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Defense secretary issues orders aimed at putting more money into troops’ pockets

U.S. service members and civilian personnel on June 21, 2016, attend the grand opening ceremony of the new commissary on Marine Corps Air Station Iwakuni, Japan.

U.S. service members and civilian personnel on June 21, 2016, attend the grand opening ceremony of the new commissary on Marine Corps Air Station Iwakuni, Japan. (Justin A. Fisher/U.S. Marine Corps)

Thousands of U.S. service members will soon see a boost in their housing allowance stipends and lower prices at commissaries, according to a memorandum issued Thursday by Defense Secretary Lloyd Austin.

Austin, a retired four-star general, described his orders as “personal for me” in the memo that he entitled “Taking care of our service members and families,” which also directs the creation of a new Basic Needs Allowance to begin in January for low-income troops. Austin’s memo also pledged new investments in the Pentagon’s child care programs, new initiatives to ease the permanent change of station process and efforts to improve military spouse employment.

“I have seen firsthand how much our military families sacrifice to keep our force strong, healthy, and ready to defend this exceptional nation. In the face of challenges and frustrations, our families show incredible resilience,” Austin wrote in the memo. “Over the past year, we have focused on ways to take even better care of our service members and their families. I am proud of the progress that we have made, and we will keep driving hard to do even more.”

Austin’s order directs an automatic increase in Basic Allowance for Housing for active-duty troops in 28 U.S. locations where rent prices have spiked an average of more than 20% in 2022.

The BAH increase will begin in October for troops stationed in these locations: Vandenberg Space Force Base, Twenty Nine Palms Marine Corps Base, and San Diego in California; Dover Air Force Base and Rehoboth in Delaware; Patrick Space Force Base, Miami/Fort Lauderdale, Orlando, West Palm Beach, Volusia County and Fort Myers Beach in Florida; Kings Bay Naval Base/Brunswick in Georgia; Maui County in Hawaii; Chicago; Boston, the Cape Code-Plymouth region and Martha’s Vineyard in Massachusetts; Brunswick and the coastal region in Maine; Fort Leonard Wood in Missouri; Helena, Mont.; Wilmington, N.C.; northern New Jersey; Newport and Providence in Rhode Island; the Beaufort/Parris Island area in South Carolina; Knoxville, Tenn.; Houston, and the Quantico/Woodbridge area of Virginia, according to the Defense Department.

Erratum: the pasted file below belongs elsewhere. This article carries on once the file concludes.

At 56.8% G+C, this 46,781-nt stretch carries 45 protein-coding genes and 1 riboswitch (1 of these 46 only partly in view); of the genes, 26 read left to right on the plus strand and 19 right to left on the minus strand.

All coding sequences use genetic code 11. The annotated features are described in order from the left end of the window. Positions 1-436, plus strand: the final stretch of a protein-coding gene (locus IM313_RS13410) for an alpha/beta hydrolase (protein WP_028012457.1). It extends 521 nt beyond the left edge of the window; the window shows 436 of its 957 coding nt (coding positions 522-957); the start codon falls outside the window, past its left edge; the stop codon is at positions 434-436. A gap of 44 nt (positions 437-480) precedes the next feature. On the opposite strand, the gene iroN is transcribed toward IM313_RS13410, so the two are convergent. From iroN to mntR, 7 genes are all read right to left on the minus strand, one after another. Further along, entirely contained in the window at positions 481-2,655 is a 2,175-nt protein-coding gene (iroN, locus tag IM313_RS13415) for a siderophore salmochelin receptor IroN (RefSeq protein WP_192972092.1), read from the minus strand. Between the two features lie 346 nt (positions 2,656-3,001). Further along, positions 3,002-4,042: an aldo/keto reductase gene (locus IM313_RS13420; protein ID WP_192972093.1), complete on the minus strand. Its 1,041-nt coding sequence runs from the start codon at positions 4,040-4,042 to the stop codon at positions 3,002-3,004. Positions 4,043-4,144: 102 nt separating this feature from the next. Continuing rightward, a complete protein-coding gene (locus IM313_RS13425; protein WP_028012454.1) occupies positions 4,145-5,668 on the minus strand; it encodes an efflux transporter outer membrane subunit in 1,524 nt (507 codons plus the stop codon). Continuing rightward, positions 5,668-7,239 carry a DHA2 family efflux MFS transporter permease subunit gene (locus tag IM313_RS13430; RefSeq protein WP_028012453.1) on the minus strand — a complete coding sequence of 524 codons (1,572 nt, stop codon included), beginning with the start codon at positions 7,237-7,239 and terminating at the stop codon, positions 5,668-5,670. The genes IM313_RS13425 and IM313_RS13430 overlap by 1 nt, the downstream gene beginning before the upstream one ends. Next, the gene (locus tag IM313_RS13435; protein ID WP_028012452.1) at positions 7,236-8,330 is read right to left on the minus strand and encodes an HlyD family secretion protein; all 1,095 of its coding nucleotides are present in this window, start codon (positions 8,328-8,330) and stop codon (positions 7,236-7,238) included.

Austin also ordered a thorough review of BAH payments for 2023 “to ensure that calculations reflect the unusually dynamic fluctuations in the housing market.”

Austin called for the Pentagon to “fully fund” its commissaries to reduce food costs to a level about 25% below local food stores. Air Force Brig. Gen. Pat Ryder said Thursday that the Pentagon was introducing new funding to lower overhead costs for commissaries for them to pass on the savings to eligible shoppers.

By law, commissaries must pay their own operating costs via their profits, but Ryder said the new model would significantly reduce their burden. Commissaires on Defense Department installations across the world sell food tax free with a 5% surcharge used to pay for new commissary construction and renewal efforts.

“We’ve changed the commissary funding model to ensure that the Defense Commissary Agency is able to provide savings by eliminating the requirement for them to earn a profit margin from higher prices to pay their operating costs,” Ryder told reporters at the Pentagon. “So, in other words, they’re able to now use that money instead to put into buying down the cost of food.”

Ryder estimated savings would reach service members, families and other eligible shoppers within about two weeks.

The general said the commissary effort had long been in the works and was not a reaction to record inflation in recent months.

Austin “wants our military men and women to be able to come home, to put food on the table, to have the money in their pocket that they need to be able to live a healthy life,” Ryder said. “They deserve a comfortable life while they serve our nation — and so this is one of his priorities.”

The Basic Needs Allowance is new stipend for service members with dependents whose gross household income falls some 130% below the federal poverty line, according to a law passed last year by Congress instructing the Pentagon to implement the new benefit. The Pentagon said troops can apply for the new stipend beginning in January.

The National Military Family Association last year reported some 14% of enlisted service members in the ranks of E-1 to E-6 reported visiting food banks during the previous year because they could not afford to feed their families.

Austin promised the Defense Department would continue to find ways to improve life for military families and put more money in their pockets. Among them, Ryder noted, is an expected 4.6% pay raise next year — the largest pay boost for troops in 20 years.

“These actions reflect the [Defense] Department’s sacred obligation to honor and support our service members and families,” Austin wrote Thursday. “We remain profoundly committed to doing right by our military families, just as our military families remain profoundly committed to their loved ones and to the nation that they all do so much to defend.”


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